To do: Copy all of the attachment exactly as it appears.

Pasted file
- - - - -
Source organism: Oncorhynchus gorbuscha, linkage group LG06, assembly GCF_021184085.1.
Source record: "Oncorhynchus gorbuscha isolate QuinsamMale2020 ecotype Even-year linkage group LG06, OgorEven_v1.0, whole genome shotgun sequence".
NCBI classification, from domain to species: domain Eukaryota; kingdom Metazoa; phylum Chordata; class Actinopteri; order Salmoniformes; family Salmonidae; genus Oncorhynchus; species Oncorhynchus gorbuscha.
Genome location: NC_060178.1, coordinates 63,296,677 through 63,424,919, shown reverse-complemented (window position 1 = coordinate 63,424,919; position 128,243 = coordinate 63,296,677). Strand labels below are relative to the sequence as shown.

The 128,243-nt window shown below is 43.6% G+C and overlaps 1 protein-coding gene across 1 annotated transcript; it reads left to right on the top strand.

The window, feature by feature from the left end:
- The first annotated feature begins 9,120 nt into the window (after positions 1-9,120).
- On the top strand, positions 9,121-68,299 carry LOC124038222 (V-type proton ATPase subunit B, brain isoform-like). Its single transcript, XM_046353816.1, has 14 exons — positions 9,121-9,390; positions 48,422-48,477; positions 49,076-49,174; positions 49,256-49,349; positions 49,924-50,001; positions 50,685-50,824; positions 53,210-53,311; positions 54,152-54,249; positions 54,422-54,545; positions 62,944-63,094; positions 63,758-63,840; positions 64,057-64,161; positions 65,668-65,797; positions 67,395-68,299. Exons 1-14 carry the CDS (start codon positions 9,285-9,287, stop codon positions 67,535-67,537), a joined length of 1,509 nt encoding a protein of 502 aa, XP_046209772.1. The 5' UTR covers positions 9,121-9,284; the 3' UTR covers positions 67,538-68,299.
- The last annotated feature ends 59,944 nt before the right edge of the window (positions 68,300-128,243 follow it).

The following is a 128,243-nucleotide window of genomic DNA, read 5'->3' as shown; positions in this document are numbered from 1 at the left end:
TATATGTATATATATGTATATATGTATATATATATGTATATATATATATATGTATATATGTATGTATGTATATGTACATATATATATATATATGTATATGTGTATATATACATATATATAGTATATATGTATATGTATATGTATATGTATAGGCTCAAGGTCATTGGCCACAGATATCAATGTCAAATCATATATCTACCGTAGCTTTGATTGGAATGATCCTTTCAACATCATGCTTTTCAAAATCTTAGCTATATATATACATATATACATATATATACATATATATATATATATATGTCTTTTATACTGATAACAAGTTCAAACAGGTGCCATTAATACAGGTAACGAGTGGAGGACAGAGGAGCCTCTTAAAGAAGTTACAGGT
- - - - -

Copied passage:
Source organism: Oncorhynchus gorbuscha, linkage group LG06, assembly GCF_021184085.1.
Source record: "Oncorhynchus gorbuscha isolate QuinsamMale2020 ecotype Even-year linkage group LG06, OgorEven_v1.0, whole genome shotgun sequence".
NCBI classification, from domain to species: domain Eukaryota; kingdom Metazoa; phylum Chordata; class Actinopteri; order Salmoniformes; family Salmonidae; genus Oncorhynchus; species Oncorhynchus gorbuscha.
Genome location: NC_060178.1, coordinates 63,296,677 through 63,424,919, shown reverse-complemented (window position 1 = coordinate 63,424,919; position 128,243 = coordinate 63,296,677). Strand labels below are relative to the sequence as shown.

The 128,243-nt window shown below is 43.6% G+C and overlaps 1 protein-coding gene across 1 annotated transcript; it reads left to right on the top strand.

The window, feature by feature from the left end:
- The first annotated feature begins 9,120 nt into the window (after positions 1-9,120).
- On the top strand, positions 9,121-68,299 carry LOC124038222 (V-type proton ATPase subunit B, brain isoform-like). Its single transcript, XM_046353816.1, has 14 exons — positions 9,121-9,390; positions 48,422-48,477; positions 49,076-49,174; positions 49,256-49,349; positions 49,924-50,001; positions 50,685-50,824; positions 53,210-53,311; positions 54,152-54,249; positions 54,422-54,545; positions 62,944-63,094; positions 63,758-63,840; positions 64,057-64,161; positions 65,668-65,797; positions 67,395-68,299. Exons 1-14 carry the CDS (start codon positions 9,285-9,287, stop codon positions 67,535-67,537), a joined length of 1,509 nt encoding a protein of 502 aa, XP_046209772.1. The 5' UTR covers positions 9,121-9,284; the 3' UTR covers positions 67,538-68,299.
- The last annotated feature ends 59,944 nt before the right edge of the window (positions 68,300-128,243 follow it).

The following is a 128,243-nucleotide window of genomic DNA, read 5'->3' as shown; positions in this document are numbered from 1 at the left end:
TATATGTATATATATGTATATATGTATATATATATGTATATATATATATATGTATATATGTATGTATGTATATGTACATATATATATATATATGTATATGTGTATATATACATATATATAGTATATATGTATATGTATATGTATATGTATAGGCTCAAGGTCATTGGCCACAGATATCAATGTCAAATCATATATCTACCGTAGCTTTGATTGGAATGATCCTTTCAACATCATGCTTTTCAAAATCTTAGCTATATATATACATATATACATATATATACATATATATATATATATATGTCTTTTATACTGATAACAAGTTCAAACAGGTGCCATTAATACAGGTAACGAGTGGAGGACAGAGGAGCCTCTTAAAGAAGTTACAGGT